I guess I’m understanding that if a person can live in sin, can hold on to a sin and refuse to repent of it, I have to question their relationship with God. A Holy God cannot have communion with unholiness. A person comfortable with sin cannot have a real relationship with God, neither in this life nor the next.

So, the answer to my question about how many sins get a free pass, the answer is zero. But because I in myself am incapable of living a sin-free life, I need to look to Jesus. I need to check my relationship with Him every day, confess any sin immediately, and put on His righteousness since I have none of my own. I cannot be comfortable entertaining sin in my life and expect to have a right relationship with my Holy God. It can’t happen.

I don’t know what Samson, or Ravi, or anyone else said to God before they died. I believe if they confessed their sin, God was faithful and just to forgive them, to cleanse them, and to ultimately welcome them into His Presence forever. If they died holding onto their sin, I believe they will have taken those sins with them into hell.

I pray that as you and I struggle with sin today, we will look to Jesus for the victory, that we will confess quickly and sincerely repent so that sin is not repeated. I pray that none of us will become comfortable in any sin, whether in thought or word or deed. And I pray that those around us will recognize the righteousness of Jesus we wear, humbly, thankfully, boldly.

(Deuteronomy 29-30) Exempt?

We’ve got a problem. Too many of us live like we believe that if we identify as Christians, if we prayed the prayer and confessed our sins, if we read our Bibles and are good people, we are somehow exempt from the consequences of sin. We believe our sins are “under the blood,” so that sin we commit has already been dealt with. But I wonder.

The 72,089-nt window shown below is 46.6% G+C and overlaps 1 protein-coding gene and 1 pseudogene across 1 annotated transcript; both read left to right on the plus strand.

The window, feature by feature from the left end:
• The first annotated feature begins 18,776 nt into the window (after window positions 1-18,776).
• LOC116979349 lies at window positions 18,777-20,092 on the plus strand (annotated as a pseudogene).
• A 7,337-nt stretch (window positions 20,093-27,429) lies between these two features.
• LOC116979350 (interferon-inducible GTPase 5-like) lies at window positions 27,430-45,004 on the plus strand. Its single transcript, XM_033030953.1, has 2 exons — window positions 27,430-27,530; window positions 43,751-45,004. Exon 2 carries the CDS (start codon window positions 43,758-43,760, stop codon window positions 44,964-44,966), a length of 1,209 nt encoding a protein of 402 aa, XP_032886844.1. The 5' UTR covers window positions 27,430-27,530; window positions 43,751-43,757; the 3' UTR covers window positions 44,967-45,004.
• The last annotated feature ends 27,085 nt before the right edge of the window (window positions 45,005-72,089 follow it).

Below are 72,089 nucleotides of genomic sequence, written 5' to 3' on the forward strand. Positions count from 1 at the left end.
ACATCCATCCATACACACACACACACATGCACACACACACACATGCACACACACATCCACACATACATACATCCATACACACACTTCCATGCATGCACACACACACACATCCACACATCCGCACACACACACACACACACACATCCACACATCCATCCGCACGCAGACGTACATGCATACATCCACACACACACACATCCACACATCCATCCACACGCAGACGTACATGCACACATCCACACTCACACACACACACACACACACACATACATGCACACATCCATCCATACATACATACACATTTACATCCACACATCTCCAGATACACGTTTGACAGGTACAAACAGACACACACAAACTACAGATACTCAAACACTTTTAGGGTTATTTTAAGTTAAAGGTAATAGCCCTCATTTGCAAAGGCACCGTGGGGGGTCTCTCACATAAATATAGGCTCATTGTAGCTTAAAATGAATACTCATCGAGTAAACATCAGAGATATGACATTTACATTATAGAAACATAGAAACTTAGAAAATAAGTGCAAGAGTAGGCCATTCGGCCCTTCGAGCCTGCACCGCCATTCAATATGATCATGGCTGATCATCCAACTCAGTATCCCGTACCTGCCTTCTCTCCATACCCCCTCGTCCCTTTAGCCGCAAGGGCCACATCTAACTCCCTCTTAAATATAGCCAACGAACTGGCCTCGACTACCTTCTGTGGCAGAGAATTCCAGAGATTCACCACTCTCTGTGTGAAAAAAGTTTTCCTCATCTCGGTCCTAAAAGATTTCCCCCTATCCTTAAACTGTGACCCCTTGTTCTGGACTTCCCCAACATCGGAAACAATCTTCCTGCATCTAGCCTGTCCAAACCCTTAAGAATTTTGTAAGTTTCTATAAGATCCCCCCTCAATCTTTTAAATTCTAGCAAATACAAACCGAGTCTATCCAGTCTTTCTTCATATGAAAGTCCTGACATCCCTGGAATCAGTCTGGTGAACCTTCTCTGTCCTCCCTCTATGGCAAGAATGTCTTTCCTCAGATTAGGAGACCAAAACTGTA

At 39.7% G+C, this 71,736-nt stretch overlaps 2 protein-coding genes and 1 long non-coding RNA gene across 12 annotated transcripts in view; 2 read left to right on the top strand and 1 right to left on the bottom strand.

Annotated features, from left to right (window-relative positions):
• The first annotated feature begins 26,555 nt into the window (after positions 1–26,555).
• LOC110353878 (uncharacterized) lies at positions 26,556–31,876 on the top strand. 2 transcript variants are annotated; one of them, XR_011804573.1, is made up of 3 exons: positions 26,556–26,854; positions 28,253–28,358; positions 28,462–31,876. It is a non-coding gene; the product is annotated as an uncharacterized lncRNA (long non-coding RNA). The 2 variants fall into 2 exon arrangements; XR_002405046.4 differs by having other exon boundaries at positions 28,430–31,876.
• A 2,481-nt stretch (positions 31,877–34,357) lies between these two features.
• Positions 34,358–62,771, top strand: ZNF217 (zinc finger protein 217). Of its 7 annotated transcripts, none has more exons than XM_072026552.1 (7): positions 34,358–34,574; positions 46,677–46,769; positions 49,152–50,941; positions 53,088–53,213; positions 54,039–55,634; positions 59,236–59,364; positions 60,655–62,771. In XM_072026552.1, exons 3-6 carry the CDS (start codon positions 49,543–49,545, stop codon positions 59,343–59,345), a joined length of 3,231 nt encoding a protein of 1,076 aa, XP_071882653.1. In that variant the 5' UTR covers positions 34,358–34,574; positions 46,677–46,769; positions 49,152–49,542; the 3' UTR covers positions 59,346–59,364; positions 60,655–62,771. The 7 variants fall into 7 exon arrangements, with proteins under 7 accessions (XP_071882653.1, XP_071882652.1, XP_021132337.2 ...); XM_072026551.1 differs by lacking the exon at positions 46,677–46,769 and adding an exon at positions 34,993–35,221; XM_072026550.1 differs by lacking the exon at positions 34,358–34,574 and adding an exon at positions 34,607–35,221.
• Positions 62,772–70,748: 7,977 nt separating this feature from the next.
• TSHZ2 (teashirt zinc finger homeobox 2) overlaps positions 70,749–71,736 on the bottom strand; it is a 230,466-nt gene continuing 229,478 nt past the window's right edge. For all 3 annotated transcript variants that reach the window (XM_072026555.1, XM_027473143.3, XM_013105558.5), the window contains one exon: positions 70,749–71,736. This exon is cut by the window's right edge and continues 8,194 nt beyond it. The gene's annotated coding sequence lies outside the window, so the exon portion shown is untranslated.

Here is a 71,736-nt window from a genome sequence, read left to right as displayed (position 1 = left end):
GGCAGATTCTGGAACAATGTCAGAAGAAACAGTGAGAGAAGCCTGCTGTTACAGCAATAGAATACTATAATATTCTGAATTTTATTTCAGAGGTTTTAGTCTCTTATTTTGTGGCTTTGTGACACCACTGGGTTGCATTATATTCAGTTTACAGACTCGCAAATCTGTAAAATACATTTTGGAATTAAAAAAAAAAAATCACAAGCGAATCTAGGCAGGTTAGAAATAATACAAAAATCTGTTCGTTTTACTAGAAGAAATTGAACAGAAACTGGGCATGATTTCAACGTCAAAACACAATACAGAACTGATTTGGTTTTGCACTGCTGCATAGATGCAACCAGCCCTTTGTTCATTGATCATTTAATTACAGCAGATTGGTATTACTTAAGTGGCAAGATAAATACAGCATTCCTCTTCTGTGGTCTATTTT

Too many of us are comfortable with sin in our lives, and in our churches. Listen to what God says through Moses about this in 29:19a:

When someone hears the words of this oath, he may consider himself exempt, thinking, “I will have peace even though I follow my own stubborn heart.”

Is reading God’s Word or hearing a sermon that golden ticket to exemption? Read on:

This will lead to the destruction of the well-watered land as well as the dry land. The Lord will not be willing to forgive him. Instead his anger and jealousy will burn against that person, and every curse written in this scroll will descend on him. The Lord will blot out his name under heaven, and single him out for harm… (19b-21a)

If you are a Christian the bar set for obedience isn’t lowered. In fact, God requires more of us. Didn’t Jesus tell us we commit murder if we hate, we commit adultery if we lust?

Dear one, we are not exempt. I hope you’ll read 30:11-20. God hasn’t hidden what he demands. We are blessed when we obey and cursed when we disobey.

…love the Lord your God, obey Him, and remain faithful to him. For He is your life… (30:20a)

We must remain faithful. That means confessing every sin, praying God will create clean hearts in us and renew steadfast spirits in us. It means dying daily, fleeing temptation, and surrendering our stubborn hearts at the earliest sign of rebellion.

God, through Moses, tells us He has put it all out there. He has told us and shown us life and death, blessing and curse. Then He tells us to choose life.